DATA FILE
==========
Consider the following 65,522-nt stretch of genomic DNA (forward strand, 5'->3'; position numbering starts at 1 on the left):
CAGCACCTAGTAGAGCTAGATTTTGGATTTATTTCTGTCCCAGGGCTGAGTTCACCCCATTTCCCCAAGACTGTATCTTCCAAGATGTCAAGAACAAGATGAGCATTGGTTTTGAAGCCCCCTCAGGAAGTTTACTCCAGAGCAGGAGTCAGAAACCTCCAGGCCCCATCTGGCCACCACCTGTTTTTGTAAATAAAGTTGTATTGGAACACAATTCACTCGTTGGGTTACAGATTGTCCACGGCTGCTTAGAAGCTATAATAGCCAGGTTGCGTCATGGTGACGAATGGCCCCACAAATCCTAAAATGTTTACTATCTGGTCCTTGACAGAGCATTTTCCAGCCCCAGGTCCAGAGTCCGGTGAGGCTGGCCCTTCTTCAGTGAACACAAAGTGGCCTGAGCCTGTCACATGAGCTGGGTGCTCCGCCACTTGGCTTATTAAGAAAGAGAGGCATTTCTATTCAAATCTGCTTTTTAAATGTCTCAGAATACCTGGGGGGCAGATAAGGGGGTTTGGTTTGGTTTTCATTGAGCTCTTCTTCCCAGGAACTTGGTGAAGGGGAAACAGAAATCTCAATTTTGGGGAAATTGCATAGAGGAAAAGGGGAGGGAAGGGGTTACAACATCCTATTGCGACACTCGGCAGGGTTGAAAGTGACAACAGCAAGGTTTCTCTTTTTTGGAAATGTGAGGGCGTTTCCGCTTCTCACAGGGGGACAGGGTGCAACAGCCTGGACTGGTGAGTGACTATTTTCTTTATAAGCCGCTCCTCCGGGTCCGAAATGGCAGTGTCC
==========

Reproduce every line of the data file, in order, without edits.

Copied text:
Consider the following 65,522-nt stretch of genomic DNA (forward strand, 5'->3'; position numbering starts at 1 on the left):
CAGCACCTAGTAGAGCTAGATTTTGGATTTATTTCTGTCCCAGGGCTGAGTTCACCCCATTTCCCCAAGACTGTATCTTCCAAGATGTCAAGAACAAGATGAGCATTGGTTTTGAAGCCCCCTCAGGAAGTTTACTCCAGAGCAGGAGTCAGAAACCTCCAGGCCCCATCTGGCCACCACCTGTTTTTGTAAATAAAGTTGTATTGGAACACAATTCACTCGTTGGGTTACAGATTGTCCACGGCTGCTTAGAAGCTATAATAGCCAGGTTGCGTCATGGTGACGAATGGCCCCACAAATCCTAAAATGTTTACTATCTGGTCCTTGACAGAGCATTTTCCAGCCCCAGGTCCAGAGTCCGGTGAGGCTGGCCCTTCTTCAGTGAACACAAAGTGGCCTGAGCCTGTCACATGAGCTGGGTGCTCCGCCACTTGGCTTATTAAGAAAGAGAGGCATTTCTATTCAAATCTGCTTTTTAAATGTCTCAGAATACCTGGGGGGCAGATAAGGGGGTTTGGTTTGGTTTTCATTGAGCTCTTCTTCCCAGGAACTTGGTGAAGGGGAAACAGAAATCTCAATTTTGGGGAAATTGCATAGAGGAAAAGGGGAGGGAAGGGGTTACAACATCCTATTGCGACACTCGGCAGGGTTGAAAGTGACAACAGCAAGGTTTCTCTTTTTTGGAAATGTGAGGGCGTTTCCGCTTCTCACAGGGGGACAGGGTGCAACAGCCTGGACTGGTGAGTGACTATTTTCTTTATAAGCCGCTCCTCCGGGTCCGAAATGGCAGTGTCC